Department of Electrical Engineering

Electronic Systems

Our goal is to create constructive design trajectories for electronic systems that lead to high-quality, cost-effective systems with predictable properties (functionality, timing, reliability, power dissipation, cost).

Designing better ways to design better electronics

Electronic systems are everywhere. They closely interact with the physical systems they are embedded in, with human users, and with other systems connected in networks. Electronic systems are how we are going to create a smart society – if we can solve the societal challenges of reliability, miniaturization and reduction of power dissipation. The Electronic Systems (ES) research group aims to provide a scientific basis for design trajectories for electronic systems, from function to realization, and to do so in collaboration with industry.

Our subprograms

The ES research program targets the design of next generations of electronic systems. It is organized in three subprograms that cover the engineering, system and circuit perspectives. This allows an integral approach to the design of electronic systems.

Research highlight: Machine Learning

Machine learning and in particular deep learning (DL) has dramatically improved the state-of-the-art in object detection, speech recognition, robotics, and many other domains. Whether it is superhuman performance in object recognition or beating human players in Go, the astonishing success of deep learning is achieved by deep neural networks trained with huge amounts of training examples and massive computing resources. Although already applied successfully in academic use-cases and several consumer products (e.g. machine translation), these data and computing requirements pose challenges for further market penetration. Efficient Deep Learning (EDL) is an important focus point of our Smart Electronic Systems and Digital Nanoelectronics subprograms.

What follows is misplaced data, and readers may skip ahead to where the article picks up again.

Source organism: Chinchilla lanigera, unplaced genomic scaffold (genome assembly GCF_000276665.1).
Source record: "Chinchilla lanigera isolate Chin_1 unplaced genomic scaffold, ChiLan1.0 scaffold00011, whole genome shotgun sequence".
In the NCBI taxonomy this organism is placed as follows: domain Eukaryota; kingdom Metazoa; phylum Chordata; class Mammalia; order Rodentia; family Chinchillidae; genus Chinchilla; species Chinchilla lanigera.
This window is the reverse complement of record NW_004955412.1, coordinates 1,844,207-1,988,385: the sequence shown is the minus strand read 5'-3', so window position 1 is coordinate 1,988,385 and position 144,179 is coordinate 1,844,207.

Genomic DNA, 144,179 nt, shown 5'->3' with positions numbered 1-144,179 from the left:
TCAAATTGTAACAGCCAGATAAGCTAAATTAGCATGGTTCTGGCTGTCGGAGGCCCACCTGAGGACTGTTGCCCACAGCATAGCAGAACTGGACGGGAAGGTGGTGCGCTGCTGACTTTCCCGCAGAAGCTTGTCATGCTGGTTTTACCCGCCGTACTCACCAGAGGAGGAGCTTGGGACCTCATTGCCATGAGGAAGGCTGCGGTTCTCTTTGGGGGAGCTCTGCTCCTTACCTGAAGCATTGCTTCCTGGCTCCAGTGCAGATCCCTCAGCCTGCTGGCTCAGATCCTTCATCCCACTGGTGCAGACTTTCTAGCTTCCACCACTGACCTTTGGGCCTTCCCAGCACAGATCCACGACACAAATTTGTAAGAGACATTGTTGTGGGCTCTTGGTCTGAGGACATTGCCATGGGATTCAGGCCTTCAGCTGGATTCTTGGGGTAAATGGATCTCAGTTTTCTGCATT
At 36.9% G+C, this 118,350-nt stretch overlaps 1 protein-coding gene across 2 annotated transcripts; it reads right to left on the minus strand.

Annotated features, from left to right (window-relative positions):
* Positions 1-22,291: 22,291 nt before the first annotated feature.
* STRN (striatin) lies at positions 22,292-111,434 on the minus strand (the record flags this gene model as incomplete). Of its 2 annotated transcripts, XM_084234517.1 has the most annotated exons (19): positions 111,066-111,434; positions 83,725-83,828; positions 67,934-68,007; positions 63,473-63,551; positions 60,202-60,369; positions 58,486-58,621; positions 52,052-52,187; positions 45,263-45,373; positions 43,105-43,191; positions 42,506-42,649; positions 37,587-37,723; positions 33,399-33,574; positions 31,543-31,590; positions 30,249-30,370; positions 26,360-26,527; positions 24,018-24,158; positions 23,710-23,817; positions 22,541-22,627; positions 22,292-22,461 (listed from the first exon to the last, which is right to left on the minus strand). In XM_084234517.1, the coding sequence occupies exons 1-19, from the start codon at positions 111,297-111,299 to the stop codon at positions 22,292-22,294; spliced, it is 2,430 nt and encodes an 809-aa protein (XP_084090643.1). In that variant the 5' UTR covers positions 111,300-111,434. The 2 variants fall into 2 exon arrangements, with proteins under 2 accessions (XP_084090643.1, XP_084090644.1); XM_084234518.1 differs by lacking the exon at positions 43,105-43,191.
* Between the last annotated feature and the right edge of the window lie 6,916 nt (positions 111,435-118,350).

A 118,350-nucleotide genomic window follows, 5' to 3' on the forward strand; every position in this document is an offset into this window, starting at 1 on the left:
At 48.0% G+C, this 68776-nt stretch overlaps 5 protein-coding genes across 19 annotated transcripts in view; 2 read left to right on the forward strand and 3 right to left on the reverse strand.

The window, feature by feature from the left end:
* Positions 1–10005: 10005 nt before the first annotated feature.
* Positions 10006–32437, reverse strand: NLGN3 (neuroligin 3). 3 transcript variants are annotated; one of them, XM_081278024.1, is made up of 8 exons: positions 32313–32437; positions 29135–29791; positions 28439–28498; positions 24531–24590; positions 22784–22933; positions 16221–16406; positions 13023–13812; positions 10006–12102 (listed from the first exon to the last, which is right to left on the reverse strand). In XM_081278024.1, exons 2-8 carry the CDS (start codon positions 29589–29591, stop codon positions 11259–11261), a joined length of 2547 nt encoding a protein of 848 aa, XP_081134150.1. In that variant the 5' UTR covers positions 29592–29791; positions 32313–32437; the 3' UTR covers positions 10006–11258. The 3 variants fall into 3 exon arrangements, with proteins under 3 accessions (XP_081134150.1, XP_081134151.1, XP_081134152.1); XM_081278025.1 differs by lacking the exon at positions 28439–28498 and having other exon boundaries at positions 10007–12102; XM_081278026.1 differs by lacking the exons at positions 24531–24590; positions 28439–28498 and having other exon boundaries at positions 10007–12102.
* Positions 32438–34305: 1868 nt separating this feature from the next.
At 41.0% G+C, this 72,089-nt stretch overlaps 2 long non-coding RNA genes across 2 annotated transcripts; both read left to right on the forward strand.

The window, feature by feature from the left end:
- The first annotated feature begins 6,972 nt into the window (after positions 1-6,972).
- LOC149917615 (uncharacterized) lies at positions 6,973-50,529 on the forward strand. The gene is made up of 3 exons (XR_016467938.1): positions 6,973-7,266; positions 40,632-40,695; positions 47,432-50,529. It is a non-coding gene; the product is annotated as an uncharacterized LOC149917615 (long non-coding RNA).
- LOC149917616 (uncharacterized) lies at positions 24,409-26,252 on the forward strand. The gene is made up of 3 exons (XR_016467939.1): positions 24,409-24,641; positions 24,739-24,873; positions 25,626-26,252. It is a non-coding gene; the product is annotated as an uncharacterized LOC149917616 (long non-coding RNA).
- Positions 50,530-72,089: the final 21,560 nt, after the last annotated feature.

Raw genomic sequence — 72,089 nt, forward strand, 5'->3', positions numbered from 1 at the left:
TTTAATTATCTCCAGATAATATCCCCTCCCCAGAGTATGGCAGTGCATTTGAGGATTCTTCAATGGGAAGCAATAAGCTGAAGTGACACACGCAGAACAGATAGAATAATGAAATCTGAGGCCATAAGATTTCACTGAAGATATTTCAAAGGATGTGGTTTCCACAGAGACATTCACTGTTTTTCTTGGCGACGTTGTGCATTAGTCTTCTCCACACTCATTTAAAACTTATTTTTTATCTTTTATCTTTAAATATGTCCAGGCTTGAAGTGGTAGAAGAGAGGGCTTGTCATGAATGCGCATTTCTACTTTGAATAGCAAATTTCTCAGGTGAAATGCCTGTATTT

Student opportunities

All Master projects offered by the Electrical Engineering department can be found at the Master Project Marketplace. You can login to this website using your TU/e account.

Highlighted projects

Meet some of our Researchers

Successful launch of TU/e and RU student team's REXUS rocket with their own PR3 payload

To determine the position of a rocket to within a few centimeters during its entire flight – that is what a team of researchers and students from Eindhoven University of Technology and Radboud University Nijmegen have tested during an experimental rocket launch in Sweden on the 11th of March. Their method - up to ten times more accurate than GPS – will enable the better adjustment of rockets in flight so that they can return to land in the right place. In time, the method could possibly also be used to trace lost objects at sea, such as the remains of an airplane wreck or the lost containers that recently washed ashore on the Wadden Islands. Read more


All scientific as well as non-scientific vacancies are centrally cataloged by the Electrical Engineering department and can be found here.

We are always looking for exceptional candidates interested in pursuing a PhD. So if you have (almost completed) a Master's degree in Electrical Engineering, Computer Engineering, Computer Science, or a related area, and if you have expertise and interest in one or more relevant areas, e.g., digital circuits, VLSI, design automation, multiprocessor systems-on-chip, models of computation, compiler technology, embedded systems, IoT, or CPS, you are invited to apply.